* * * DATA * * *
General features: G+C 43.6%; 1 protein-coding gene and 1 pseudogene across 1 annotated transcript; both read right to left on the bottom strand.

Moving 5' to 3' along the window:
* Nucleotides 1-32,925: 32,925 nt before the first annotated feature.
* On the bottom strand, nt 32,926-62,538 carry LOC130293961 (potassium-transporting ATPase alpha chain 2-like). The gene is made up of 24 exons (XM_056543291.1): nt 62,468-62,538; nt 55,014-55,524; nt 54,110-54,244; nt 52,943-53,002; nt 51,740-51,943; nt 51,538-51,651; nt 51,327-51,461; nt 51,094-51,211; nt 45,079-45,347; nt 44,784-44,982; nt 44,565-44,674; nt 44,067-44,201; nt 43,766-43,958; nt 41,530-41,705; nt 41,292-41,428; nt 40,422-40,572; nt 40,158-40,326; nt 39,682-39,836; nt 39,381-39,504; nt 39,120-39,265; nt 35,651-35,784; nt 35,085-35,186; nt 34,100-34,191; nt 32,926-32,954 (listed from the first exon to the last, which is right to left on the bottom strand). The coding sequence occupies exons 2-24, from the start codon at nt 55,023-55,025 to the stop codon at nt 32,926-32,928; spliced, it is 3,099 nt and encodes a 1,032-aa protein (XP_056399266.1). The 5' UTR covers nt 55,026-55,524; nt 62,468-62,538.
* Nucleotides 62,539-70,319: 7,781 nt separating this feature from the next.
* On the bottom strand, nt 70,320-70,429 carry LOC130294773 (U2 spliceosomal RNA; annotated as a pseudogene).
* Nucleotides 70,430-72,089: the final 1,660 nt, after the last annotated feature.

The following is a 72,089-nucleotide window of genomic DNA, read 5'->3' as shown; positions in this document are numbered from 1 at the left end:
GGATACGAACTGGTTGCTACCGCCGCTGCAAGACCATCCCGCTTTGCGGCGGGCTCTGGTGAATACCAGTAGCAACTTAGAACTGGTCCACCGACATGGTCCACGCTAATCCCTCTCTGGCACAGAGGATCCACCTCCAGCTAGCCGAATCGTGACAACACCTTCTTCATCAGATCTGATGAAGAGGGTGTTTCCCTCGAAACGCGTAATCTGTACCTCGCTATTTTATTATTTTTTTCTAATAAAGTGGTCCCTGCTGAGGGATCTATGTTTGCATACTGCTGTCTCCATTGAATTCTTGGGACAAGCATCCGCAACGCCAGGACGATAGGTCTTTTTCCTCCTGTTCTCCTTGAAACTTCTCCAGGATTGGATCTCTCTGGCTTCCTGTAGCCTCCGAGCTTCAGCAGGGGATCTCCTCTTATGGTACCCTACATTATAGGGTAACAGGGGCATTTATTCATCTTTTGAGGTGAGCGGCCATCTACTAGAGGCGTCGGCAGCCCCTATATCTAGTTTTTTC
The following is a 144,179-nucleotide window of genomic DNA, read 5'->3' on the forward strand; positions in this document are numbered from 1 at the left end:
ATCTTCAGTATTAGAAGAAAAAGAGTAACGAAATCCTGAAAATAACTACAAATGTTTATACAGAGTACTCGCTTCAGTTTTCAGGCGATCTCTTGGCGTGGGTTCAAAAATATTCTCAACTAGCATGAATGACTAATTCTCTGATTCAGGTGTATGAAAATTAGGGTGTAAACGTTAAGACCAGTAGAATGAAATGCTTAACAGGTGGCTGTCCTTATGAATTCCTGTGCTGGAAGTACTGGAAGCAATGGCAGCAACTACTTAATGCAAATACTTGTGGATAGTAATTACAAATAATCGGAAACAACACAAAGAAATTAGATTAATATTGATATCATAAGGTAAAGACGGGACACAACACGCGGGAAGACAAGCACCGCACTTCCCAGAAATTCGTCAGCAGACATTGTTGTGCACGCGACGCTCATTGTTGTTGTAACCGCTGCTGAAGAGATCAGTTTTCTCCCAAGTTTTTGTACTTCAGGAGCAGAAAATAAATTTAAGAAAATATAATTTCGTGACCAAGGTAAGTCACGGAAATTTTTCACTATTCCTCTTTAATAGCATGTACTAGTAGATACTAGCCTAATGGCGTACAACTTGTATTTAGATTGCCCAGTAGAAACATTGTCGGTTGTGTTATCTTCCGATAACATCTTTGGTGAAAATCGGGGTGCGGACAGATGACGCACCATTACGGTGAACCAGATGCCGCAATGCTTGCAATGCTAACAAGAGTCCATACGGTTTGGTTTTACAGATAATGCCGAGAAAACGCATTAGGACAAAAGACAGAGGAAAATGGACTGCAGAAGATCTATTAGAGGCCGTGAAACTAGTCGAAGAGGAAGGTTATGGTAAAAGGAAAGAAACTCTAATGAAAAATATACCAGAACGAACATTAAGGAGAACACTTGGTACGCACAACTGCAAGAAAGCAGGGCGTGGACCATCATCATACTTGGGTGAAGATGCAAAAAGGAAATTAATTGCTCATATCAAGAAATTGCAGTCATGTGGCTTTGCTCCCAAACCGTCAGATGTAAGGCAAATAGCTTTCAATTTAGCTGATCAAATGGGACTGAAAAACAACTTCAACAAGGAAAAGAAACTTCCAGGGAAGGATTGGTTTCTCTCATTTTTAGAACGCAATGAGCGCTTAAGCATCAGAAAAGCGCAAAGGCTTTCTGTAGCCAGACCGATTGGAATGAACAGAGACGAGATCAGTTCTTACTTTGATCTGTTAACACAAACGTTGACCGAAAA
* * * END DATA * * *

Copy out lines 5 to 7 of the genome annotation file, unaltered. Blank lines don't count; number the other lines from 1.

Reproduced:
* Nucleotides 62,539-70,319: 7,781 nt separating this feature from the next.
* On the bottom strand, nt 70,320-70,429 carry LOC130294773 (U2 spliceosomal RNA; annotated as a pseudogene).
* Nucleotides 70,430-72,089: the final 1,660 nt, after the last annotated feature.